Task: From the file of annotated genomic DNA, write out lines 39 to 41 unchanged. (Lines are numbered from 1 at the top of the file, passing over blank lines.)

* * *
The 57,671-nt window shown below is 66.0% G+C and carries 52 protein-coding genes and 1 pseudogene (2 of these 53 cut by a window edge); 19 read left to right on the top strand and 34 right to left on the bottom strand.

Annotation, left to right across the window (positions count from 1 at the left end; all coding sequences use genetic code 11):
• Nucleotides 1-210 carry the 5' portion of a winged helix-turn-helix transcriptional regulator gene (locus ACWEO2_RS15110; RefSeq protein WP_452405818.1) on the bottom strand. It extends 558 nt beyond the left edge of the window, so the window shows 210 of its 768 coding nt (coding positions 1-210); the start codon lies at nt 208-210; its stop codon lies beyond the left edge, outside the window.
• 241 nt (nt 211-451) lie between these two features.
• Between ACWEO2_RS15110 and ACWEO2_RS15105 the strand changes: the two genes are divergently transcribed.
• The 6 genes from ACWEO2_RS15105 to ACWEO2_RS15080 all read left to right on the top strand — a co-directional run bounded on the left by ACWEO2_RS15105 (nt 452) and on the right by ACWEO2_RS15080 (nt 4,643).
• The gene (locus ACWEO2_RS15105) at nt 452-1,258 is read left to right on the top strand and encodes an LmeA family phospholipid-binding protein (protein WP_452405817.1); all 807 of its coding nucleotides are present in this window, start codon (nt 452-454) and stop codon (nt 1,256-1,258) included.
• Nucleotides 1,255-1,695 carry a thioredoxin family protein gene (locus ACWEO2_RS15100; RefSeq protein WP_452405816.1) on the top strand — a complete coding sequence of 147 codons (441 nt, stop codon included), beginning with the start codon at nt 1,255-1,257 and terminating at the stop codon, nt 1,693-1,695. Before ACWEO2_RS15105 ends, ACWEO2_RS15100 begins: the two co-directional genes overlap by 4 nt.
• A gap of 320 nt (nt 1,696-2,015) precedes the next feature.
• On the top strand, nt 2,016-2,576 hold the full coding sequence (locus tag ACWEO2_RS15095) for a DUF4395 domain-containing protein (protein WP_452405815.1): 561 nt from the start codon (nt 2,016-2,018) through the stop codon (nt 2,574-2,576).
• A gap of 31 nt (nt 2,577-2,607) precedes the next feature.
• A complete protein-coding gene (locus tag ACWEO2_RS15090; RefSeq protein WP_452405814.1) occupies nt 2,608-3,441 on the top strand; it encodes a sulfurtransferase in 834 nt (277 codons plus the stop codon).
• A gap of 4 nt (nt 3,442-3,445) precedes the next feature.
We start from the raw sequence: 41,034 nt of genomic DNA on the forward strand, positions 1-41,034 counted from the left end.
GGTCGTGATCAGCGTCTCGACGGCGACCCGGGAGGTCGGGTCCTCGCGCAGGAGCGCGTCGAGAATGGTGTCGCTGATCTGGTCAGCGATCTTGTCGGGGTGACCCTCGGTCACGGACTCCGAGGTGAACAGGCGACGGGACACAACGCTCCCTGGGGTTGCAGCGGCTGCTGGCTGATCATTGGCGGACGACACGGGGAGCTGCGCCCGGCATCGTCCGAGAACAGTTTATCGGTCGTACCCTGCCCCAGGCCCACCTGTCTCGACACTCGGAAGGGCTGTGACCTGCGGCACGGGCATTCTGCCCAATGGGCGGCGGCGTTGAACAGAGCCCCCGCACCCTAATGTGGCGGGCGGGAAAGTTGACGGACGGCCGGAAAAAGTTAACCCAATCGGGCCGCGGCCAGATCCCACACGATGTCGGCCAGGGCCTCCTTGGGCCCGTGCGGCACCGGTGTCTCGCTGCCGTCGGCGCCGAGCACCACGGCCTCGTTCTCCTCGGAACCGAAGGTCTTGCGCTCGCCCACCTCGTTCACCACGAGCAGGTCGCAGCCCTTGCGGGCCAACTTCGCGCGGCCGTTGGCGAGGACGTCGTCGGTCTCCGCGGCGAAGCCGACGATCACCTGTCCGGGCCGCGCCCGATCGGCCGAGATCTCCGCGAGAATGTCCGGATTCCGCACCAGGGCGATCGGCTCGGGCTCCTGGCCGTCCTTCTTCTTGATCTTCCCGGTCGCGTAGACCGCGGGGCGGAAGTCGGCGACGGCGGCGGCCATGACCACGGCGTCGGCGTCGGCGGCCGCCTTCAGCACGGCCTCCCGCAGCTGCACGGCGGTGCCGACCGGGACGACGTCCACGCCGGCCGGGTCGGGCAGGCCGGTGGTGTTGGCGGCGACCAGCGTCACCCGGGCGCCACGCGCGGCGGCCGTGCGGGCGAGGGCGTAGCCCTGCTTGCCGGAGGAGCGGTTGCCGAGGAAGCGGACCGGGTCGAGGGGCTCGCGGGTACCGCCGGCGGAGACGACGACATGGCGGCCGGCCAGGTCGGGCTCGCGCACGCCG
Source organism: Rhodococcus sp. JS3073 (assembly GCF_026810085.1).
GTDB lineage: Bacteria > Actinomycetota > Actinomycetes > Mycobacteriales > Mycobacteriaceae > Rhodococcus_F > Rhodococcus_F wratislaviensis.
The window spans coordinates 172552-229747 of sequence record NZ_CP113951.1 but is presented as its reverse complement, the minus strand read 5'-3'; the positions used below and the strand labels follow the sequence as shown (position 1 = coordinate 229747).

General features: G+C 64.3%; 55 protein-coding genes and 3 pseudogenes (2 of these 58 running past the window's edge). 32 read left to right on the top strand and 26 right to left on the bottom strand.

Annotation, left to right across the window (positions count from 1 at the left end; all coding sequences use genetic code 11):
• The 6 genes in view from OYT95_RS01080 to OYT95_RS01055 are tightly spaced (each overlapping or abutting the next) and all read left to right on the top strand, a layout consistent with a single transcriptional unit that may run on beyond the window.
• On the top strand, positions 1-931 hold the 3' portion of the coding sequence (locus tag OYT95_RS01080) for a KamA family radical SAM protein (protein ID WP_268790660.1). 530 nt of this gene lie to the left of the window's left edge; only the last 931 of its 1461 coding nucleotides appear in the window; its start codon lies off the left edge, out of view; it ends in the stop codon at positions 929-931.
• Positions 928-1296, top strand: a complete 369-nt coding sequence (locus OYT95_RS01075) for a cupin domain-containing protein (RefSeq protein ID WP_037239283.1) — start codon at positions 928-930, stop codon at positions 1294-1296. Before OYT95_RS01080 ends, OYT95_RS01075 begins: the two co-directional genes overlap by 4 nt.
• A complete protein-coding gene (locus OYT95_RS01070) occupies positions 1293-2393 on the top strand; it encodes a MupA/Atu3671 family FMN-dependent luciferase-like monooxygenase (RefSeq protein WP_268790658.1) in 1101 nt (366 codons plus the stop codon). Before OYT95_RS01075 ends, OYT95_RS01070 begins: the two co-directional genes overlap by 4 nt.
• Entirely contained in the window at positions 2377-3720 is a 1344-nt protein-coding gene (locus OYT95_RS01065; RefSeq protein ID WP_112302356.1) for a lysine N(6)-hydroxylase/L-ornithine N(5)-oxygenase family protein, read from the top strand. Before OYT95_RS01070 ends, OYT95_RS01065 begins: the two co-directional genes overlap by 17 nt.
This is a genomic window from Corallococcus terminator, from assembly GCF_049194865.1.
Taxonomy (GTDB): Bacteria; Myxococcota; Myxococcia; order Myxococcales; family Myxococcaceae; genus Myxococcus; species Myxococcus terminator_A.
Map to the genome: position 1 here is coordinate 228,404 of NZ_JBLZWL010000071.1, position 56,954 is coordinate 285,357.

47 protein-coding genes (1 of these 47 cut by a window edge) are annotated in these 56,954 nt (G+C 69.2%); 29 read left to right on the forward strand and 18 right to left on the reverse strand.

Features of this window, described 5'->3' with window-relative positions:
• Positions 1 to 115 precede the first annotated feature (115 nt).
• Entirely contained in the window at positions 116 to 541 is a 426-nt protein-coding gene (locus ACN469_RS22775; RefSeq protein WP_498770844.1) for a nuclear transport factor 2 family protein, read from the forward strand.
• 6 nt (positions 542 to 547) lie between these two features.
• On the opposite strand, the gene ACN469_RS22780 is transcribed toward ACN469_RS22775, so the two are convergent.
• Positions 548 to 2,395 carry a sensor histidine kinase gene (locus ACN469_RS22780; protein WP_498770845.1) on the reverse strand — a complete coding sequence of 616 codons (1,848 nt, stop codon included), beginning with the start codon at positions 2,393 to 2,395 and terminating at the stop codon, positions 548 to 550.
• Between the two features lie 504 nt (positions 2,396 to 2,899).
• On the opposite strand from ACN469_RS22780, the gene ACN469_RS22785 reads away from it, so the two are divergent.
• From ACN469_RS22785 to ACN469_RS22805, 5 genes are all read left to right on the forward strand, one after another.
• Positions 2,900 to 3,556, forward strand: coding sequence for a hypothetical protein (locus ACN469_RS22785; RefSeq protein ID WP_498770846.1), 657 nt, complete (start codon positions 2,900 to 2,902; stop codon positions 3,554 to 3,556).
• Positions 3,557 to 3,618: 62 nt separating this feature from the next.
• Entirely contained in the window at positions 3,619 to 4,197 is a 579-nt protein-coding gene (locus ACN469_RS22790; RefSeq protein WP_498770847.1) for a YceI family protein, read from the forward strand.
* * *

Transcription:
• Positions 2,900 to 3,556, forward strand: coding sequence for a hypothetical protein (locus ACN469_RS22785; RefSeq protein ID WP_498770846.1), 657 nt, complete (start codon positions 2,900 to 2,902; stop codon positions 3,554 to 3,556).
• Positions 3,557 to 3,618: 62 nt separating this feature from the next.
• Entirely contained in the window at positions 3,619 to 4,197 is a 579-nt protein-coding gene (locus ACN469_RS22790; RefSeq protein WP_498770847.1) for a YceI family protein, read from the forward strand.